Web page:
The OECD has developed the Stylised Agri-environmental Policy Impact Model (SAPIM), which can be adapted and applied by researchers and policy makers to better understand the impact of policies on the agri-environment conditions in their countries. This report applies the model to representative farms in Finland, Japan, Switzerland and the United States. These countries include a wide range of objectives, policy measures and agri-environmental conditions. The results highlight that when positive or negative environmental externalities are not taken into account by farmers then the production choices by farmers will reflect private costs and benefits. Policies can potentially raise social welfare by taking account of those externalities. This report notes that, overall, the diversity of conditions across sectors and countries makes it difficult to generalise the impact of agri-environmental policies beyond the situations that are modeled. Nevertheless, some wider policy messages emerge. Drawing on the four case studies examined, this report recommends that; polluting activites that are not regulated should be included in policy design; the existing overall policy environment needs to be taken into account in evaluating agri-environmental policies; and environmental co-benefits and trade-offs need to be recognised. Green growth policies can stimulate economic growth while preventing environmental degradation, biodiversity loss and unsustainable natural resource use. The results from this publication contribute to the Green Growth Strategy being developed by the OECD as a practical policy package for governments to harness the potential of greener growth.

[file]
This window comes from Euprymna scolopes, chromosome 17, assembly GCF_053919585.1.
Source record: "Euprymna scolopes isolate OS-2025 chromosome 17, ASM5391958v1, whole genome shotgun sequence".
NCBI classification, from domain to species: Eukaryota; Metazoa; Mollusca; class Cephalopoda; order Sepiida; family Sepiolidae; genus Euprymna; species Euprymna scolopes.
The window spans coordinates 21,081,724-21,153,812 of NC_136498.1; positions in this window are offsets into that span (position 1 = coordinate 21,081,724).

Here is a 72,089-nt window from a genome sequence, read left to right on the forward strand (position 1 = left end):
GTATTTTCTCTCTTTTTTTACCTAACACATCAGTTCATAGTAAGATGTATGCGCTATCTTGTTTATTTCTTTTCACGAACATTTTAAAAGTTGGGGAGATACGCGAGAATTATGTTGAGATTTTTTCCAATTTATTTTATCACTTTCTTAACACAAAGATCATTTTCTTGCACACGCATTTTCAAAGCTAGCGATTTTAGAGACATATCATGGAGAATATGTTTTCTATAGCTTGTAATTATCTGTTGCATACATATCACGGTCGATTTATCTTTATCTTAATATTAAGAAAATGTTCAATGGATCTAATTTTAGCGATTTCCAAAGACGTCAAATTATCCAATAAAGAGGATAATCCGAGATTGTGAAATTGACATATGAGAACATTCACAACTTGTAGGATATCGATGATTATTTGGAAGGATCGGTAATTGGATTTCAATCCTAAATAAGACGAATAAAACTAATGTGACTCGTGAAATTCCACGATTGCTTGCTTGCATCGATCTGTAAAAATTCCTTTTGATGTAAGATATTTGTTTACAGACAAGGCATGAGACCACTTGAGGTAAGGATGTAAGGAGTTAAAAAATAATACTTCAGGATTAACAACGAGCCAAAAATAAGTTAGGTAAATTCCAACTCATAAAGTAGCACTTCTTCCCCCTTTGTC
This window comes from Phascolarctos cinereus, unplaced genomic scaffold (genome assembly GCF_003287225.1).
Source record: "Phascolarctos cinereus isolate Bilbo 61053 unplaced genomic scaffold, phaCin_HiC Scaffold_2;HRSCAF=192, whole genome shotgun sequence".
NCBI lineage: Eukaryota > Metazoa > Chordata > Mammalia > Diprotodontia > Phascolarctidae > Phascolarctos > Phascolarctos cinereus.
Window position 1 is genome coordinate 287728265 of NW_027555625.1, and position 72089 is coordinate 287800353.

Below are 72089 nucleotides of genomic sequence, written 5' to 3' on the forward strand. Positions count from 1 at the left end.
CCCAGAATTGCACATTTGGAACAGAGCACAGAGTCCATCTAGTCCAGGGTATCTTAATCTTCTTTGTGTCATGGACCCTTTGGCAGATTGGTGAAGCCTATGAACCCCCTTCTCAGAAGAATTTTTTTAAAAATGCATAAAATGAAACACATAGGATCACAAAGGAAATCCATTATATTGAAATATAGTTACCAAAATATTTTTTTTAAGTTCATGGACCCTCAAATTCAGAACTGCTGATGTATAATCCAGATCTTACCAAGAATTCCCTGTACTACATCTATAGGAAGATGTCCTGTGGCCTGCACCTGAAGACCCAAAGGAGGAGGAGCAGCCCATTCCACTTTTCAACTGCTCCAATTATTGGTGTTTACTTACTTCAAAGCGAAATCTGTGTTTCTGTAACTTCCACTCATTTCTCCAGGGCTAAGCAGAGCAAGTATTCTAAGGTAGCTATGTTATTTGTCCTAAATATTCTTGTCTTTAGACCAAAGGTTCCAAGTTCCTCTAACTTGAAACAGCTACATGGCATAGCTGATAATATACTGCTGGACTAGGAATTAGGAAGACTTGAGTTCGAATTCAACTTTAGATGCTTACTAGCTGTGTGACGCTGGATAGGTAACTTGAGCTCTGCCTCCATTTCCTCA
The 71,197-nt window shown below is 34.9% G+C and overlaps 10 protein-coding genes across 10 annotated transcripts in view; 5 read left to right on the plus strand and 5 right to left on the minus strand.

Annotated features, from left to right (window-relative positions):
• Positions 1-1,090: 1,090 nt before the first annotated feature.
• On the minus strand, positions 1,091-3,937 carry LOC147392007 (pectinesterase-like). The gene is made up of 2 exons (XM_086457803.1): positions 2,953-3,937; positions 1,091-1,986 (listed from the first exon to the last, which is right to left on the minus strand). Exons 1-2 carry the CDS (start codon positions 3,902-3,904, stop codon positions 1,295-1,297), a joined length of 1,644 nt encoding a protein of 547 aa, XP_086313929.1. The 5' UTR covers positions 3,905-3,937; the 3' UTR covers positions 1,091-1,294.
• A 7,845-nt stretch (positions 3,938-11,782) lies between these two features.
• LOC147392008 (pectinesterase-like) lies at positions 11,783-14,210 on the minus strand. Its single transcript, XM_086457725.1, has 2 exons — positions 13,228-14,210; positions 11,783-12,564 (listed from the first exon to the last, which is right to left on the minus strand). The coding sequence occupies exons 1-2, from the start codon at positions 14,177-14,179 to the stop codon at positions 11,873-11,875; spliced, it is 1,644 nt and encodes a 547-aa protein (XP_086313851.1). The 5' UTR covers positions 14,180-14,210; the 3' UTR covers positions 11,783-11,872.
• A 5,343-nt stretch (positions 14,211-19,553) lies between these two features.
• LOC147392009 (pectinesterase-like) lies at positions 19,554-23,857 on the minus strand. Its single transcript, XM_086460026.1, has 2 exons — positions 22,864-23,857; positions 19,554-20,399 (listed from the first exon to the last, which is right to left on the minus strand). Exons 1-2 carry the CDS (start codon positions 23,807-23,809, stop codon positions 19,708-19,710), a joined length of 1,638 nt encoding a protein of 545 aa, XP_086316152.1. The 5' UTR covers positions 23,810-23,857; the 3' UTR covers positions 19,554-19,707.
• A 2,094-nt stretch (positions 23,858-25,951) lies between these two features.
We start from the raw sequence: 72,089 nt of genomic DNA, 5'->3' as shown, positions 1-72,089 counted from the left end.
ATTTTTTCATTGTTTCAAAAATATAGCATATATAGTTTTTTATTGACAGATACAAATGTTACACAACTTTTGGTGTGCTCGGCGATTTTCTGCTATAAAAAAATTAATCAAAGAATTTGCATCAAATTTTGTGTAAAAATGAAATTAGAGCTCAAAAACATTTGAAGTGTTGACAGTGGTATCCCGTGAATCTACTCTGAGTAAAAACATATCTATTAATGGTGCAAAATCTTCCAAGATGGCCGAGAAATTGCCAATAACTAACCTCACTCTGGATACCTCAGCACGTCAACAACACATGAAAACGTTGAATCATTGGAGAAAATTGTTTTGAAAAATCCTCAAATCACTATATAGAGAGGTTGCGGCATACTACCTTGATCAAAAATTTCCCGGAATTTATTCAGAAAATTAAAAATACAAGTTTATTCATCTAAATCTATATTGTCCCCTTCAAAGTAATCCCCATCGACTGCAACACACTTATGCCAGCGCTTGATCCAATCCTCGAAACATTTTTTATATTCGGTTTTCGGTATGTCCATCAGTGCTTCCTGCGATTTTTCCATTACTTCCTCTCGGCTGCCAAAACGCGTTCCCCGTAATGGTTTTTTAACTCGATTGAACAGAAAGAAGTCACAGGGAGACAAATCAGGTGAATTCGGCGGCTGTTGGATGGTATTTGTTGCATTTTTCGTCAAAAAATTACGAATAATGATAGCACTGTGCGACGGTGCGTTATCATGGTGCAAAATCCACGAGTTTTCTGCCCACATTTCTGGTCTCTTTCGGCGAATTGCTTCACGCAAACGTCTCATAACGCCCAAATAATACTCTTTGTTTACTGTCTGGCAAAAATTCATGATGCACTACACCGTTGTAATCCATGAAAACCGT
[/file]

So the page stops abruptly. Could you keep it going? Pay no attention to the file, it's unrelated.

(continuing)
KEYWORDS: Agri-environmental policy, OECD, Green growth

   

SOURCE: http://www.oecd-ilibrary.org/agriculture-and-food/linkages-between-agricultural-policies-and-environmental-effects_9789264095700-en;jsessionid=1j7gytde6f6pb.delta

2010

Getting ready for REDD+

Global efforts are being made to prepare tropical forest countries for REDD+. The work is advancing rapidly with new funding pledges being added and new countries joining. As REDD+ work proceeds it will be crucial to maintain awareness of the obstacles to be faced. The risk that REDD+ steels the limelight from other issues should also be kept in mind. Following the Focali report in 2009 that provided an assessment of initiatives involved in preparing and building capacity for REDD, Focali releases the report Getting ready for REDD+ that provides an update of what has happened in the REDD+ arena in the last two years and identifies some key issues for the future. All over the world REDD+ preparations are carried out and regardless of the outcome of the UNFCCC negotiations it seems REDD+ will become reality. Numerous pilot initiatives are on the way to prepare countries for REDD+ and take the first steps towards building the necessary capacity and institutions. Furthermore, the process is advancing rapidly and funding pledges are constantly issued.